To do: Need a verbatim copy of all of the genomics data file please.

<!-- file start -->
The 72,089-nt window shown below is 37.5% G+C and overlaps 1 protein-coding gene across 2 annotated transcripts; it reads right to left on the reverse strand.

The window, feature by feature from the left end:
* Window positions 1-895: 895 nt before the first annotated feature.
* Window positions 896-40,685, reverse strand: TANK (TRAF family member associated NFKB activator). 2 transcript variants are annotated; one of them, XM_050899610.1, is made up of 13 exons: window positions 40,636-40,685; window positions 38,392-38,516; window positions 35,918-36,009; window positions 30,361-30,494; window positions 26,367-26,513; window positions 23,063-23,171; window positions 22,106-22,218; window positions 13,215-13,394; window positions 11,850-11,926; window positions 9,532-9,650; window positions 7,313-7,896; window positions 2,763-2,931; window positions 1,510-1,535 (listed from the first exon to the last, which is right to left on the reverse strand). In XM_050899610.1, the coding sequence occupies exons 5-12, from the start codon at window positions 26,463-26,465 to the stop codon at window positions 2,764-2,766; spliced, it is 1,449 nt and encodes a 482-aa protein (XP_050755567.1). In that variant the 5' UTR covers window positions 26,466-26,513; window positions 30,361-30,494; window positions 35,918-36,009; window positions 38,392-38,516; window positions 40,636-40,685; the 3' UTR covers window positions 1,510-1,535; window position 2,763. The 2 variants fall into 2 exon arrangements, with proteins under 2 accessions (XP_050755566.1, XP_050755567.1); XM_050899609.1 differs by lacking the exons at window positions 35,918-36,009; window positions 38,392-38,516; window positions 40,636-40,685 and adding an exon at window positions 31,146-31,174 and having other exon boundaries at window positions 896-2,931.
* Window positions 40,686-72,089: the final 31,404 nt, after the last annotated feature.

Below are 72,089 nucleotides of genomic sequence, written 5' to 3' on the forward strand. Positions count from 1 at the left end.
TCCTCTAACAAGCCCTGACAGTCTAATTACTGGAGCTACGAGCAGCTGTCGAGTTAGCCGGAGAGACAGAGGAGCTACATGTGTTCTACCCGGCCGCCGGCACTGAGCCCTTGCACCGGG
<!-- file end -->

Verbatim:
The 72,089-nt window shown below is 37.5% G+C and overlaps 1 protein-coding gene across 2 annotated transcripts; it reads right to left on the reverse strand.

The window, feature by feature from the left end:
* Window positions 1-895: 895 nt before the first annotated feature.
* Window positions 896-40,685, reverse strand: TANK (TRAF family member associated NFKB activator). 2 transcript variants are annotated; one of them, XM_050899610.1, is made up of 13 exons: window positions 40,636-40,685; window positions 38,392-38,516; window positions 35,918-36,009; window positions 30,361-30,494; window positions 26,367-26,513; window positions 23,063-23,171; window positions 22,106-22,218; window positions 13,215-13,394; window positions 11,850-11,926; window positions 9,532-9,650; window positions 7,313-7,896; window positions 2,763-2,931; window positions 1,510-1,535 (listed from the first exon to the last, which is right to left on the reverse strand). In XM_050899610.1, the coding sequence occupies exons 5-12, from the start codon at window positions 26,463-26,465 to the stop codon at window positions 2,764-2,766; spliced, it is 1,449 nt and encodes a 482-aa protein (XP_050755567.1). In that variant the 5' UTR covers window positions 26,466-26,513; window positions 30,361-30,494; window positions 35,918-36,009; window positions 38,392-38,516; window positions 40,636-40,685; the 3' UTR covers window positions 1,510-1,535; window position 2,763. The 2 variants fall into 2 exon arrangements, with proteins under 2 accessions (XP_050755566.1, XP_050755567.1); XM_050899609.1 differs by lacking the exons at window positions 35,918-36,009; window positions 38,392-38,516; window positions 40,636-40,685 and adding an exon at window positions 31,146-31,174 and having other exon boundaries at window positions 896-2,931.
* Window positions 40,686-72,089: the final 31,404 nt, after the last annotated feature.

Below are 72,089 nucleotides of genomic sequence, written 5' to 3' on the forward strand. Positions count from 1 at the left end.
TCCTCTAACAAGCCCTGACAGTCTAATTACTGGAGCTACGAGCAGCTGTCGAGTTAGCCGGAGAGACAGAGGAGCTACATGTGTTCTACCCGGCCGCCGGCACTGAGCCCTTGCACCGGG